Antimicrobial resistance (AMR), one of the greatest health threats of the 21st century,1 causes approximately 700,000 deaths globally per year and failing to tackle AMR will cause 10 million deaths a year and cost up to US$ 100 trillion by 2050. The highest impact will be found in Asia and Africa, accounting for 4.7 and 4.2 million deaths, respectively.2
Ineffectiveness of infection prevention and control as well as failure in curbing and optimizing antimicrobial use in human and non-human sectors are key drivers for the emergence and spread of AMR. Unfortunately, evidence indicates that antibiotic consumption is on the rise worldwide, with a 36% increase between 2000 and 2010. Cephalosporins and broad-spectrum penicillins are the most frequently used antibiotics, representing 55% of the worldwide consumption. Alarming evidence is the increase use of carbapenems and polymixins by 45% and 13%, respectively as they are two last-resort classes of antibiotics to combat highly resistant bacteria.3,4 An equally important area is the antibiotic use in companion animals, agriculture and aquaculture as well as the control of meat production-supply chains that could induce the emergence and spread of resistant bacteria among animals, farm workers, meat products, environment and consumers. A recent study estimates that global consumption of antimicrobials used in agriculture will increase by 67% (from 63,000 to 106,000 tons) between 2010 and 2030.5
While antimicrobial use is on the rise and AMR is increasing, the pipeline of antimicrobials is running dry. This situation is eventually leading to the post-antibiotic era and the apocalypse of modern medicine – a situation in which modern medical procedures such as organ replacement and transplantation as well as chemotherapy that rely on the effectiveness of antibiotics collapse and operations cannot be performed because of the risk of untreatable infection.6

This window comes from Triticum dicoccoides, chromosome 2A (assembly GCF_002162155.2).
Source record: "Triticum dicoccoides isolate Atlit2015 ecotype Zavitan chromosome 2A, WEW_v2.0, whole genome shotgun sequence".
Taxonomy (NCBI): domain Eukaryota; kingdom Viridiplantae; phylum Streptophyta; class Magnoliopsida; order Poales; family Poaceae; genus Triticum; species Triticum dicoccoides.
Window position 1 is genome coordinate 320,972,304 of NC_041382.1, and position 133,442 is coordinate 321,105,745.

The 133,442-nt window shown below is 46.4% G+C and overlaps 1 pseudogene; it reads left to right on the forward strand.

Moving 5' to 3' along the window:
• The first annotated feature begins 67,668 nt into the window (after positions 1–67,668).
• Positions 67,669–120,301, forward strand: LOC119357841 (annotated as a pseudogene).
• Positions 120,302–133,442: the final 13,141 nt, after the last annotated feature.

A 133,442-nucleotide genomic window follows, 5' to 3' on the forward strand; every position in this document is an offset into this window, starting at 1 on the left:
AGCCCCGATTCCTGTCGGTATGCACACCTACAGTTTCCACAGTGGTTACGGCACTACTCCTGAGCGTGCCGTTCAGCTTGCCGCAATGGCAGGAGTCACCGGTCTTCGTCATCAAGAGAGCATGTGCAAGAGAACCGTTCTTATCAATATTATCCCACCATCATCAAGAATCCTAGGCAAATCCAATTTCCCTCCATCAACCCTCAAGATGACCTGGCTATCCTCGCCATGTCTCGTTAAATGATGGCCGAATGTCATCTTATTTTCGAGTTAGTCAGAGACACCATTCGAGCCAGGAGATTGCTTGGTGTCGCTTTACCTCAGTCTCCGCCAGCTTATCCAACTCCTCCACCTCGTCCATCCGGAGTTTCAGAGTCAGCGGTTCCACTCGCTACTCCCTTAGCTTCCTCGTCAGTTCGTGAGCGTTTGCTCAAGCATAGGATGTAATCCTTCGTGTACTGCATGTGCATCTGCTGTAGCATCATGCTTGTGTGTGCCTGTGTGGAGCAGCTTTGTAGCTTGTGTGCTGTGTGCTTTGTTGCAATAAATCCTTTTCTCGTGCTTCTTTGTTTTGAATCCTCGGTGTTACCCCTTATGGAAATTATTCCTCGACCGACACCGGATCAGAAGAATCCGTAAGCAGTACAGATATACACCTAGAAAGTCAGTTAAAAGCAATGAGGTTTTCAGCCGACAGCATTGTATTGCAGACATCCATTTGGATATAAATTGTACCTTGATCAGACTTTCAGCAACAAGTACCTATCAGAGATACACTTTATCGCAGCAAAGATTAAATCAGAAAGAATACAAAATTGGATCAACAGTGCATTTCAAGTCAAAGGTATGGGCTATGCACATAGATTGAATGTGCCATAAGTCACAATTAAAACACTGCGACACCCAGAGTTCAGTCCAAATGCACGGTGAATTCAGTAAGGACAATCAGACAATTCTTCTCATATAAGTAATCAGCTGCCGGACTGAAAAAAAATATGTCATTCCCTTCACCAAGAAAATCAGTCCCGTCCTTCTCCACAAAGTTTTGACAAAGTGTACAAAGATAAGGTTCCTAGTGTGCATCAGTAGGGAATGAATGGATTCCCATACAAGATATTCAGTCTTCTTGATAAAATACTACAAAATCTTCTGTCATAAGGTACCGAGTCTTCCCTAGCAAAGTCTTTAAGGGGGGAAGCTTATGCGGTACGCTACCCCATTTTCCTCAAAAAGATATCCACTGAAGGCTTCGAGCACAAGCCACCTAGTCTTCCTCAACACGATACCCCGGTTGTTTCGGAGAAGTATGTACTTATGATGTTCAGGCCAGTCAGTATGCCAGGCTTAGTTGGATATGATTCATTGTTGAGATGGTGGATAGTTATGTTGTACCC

In address this issue, the World Health Assembly resolution on the Global Action Plan on AMR (GAP-AMR) urges member states to develop the national action plan on AMR by May 2017. Aligned itself to GAP-AMR, Thailand’s National Strategic Plan on Antimicrobial Resistance (2017-2021) (NSP-AMR) was endorsed by the cabinet on August 2016. It is the first Thailand’s strategy which addresses AMR specifically.
In order to implement the NSP-AMR effectively, the Prime Minister issued an order No. 86/2560 dated 10 March 2017 appointed the National Committee on AMR Policy, chaired by the Deputy Prime Minister. The National Committee on AMR Policy had its first meeting on 13 July 2017 and had a resolution to host the First National Forum on AMR.
To align with the resolution of National Committee on AMR and to support Thailand’s global actions in addressing AMR challenges, the First National Forum on AMR is therefore planned to be held at the Prince Mahidol Award Conference (PMAC) 2018.